LONDON — Delta Air Lines agreed to buy a 49 percent stake in Richard Branson's Virgin Atlantic Airways for $360 million to boost its share of the lucrative trans-Atlantic travel market.
The carriers will begin a joint venture on 31 daily round-trip flights between North America and Britain as they use Virgin Atlantic's base at London's Heathrow airport, Europe's busiest, according to a statement Tuesday. The Virgin Atlantic stake has been held by Singapore Airlines Ltd. since 1999.
The deal positions Atlanta-based Delta and Virgin Atlantic to grab a bigger slice of flights across the North Atlantic, the world's richest lode of premium passengers. British Airways and AMR Corp.'s American Airlines, the leaders of the Oneworld alliance, now control more than half of that service.
"It gives Delta the bulk between New York and Heathrow to compete effectively for the high-yielding business traveler," said Jeff Straebler, an analyst at John Hancock Financial Services in Boston. "Delta is filling a gap in its route network that will pay off for years to come."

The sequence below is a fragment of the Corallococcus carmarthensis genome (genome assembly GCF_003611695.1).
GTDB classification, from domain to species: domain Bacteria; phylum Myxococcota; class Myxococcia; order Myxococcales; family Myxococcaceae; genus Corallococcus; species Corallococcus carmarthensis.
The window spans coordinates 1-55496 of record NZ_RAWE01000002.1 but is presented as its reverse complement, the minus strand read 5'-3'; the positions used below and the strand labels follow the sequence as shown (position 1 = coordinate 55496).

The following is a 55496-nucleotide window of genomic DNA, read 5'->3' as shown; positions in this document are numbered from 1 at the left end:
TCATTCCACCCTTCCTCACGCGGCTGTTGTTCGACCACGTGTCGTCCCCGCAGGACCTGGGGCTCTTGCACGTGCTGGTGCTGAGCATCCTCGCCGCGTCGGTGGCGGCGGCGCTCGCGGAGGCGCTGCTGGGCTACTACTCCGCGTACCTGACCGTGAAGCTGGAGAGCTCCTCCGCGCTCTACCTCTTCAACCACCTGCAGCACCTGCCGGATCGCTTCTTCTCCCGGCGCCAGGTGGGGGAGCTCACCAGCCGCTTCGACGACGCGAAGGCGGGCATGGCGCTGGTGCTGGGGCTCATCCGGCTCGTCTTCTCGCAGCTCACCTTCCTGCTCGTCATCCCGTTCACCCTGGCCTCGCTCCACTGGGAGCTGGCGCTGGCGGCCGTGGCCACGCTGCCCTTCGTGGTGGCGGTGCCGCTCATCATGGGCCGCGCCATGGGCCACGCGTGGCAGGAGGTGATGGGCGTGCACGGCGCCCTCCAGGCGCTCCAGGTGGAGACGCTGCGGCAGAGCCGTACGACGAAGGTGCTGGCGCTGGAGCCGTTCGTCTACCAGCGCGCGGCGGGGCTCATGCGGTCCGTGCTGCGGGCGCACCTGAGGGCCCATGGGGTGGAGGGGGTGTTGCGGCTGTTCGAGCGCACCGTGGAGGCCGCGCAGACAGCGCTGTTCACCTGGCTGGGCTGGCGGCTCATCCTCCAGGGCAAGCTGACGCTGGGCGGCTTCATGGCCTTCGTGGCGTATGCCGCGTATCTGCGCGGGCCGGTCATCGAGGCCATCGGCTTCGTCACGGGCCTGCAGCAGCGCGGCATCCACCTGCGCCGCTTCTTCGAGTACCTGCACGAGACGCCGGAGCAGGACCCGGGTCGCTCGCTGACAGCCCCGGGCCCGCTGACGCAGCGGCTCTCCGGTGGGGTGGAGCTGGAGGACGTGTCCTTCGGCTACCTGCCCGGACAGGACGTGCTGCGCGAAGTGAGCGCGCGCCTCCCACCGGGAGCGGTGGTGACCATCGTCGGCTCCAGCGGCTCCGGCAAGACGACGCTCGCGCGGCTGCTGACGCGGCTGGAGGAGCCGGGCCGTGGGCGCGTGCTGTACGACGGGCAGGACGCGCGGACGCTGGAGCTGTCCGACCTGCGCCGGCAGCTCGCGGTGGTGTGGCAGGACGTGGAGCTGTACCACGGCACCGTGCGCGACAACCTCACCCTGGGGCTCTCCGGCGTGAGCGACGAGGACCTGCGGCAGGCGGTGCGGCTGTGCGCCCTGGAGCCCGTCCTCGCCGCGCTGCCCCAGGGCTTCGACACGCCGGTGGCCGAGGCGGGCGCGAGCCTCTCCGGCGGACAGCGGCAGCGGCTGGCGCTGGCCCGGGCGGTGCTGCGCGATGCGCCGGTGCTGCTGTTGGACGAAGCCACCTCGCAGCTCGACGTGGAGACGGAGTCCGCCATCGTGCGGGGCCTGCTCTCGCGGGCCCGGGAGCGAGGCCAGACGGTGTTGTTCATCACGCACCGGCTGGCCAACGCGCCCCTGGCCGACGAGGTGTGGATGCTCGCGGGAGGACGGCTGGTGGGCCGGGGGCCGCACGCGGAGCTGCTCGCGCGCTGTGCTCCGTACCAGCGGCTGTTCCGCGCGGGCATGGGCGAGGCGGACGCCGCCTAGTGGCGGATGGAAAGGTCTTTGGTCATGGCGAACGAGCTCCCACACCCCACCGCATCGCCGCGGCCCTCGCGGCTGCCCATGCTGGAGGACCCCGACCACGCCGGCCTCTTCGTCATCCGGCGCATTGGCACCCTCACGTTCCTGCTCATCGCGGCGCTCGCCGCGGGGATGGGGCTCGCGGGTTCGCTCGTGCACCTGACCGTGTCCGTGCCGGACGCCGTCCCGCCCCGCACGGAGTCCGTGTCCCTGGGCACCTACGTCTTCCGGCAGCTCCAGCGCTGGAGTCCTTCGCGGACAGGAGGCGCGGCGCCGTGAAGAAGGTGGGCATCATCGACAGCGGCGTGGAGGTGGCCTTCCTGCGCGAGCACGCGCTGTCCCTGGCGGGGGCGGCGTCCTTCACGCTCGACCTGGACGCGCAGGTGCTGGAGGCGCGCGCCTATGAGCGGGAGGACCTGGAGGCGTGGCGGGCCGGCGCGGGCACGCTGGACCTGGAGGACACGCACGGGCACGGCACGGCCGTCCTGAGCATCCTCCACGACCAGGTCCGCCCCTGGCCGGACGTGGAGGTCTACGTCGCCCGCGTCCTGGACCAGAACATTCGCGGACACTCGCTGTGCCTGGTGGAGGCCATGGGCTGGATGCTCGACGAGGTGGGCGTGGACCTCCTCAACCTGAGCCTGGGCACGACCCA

The U.S. carrier's 10 daily nonstop flights to Britain would be added to the 21 that Crawley, England-based Virgin Atlantic plans to operate under its summer 2013 schedule.
While the Virgin Atlantic brand will remain and founder Branson will retain control, the deal marks the end of a go-it- alone strategy for the airline the 62-year-old British billionaire established almost three decades ago.
Delta and Virgin Atlantic said they will seek antitrust immunity from regulators, letting them coordinate schedules and pricing and share costs and revenue from joint-venture flights regardless of whose plane operates the route.
They also will offer reciprocal frequent-flier benefits and allow elite-level loyalty-program members to use each other's airport lounges.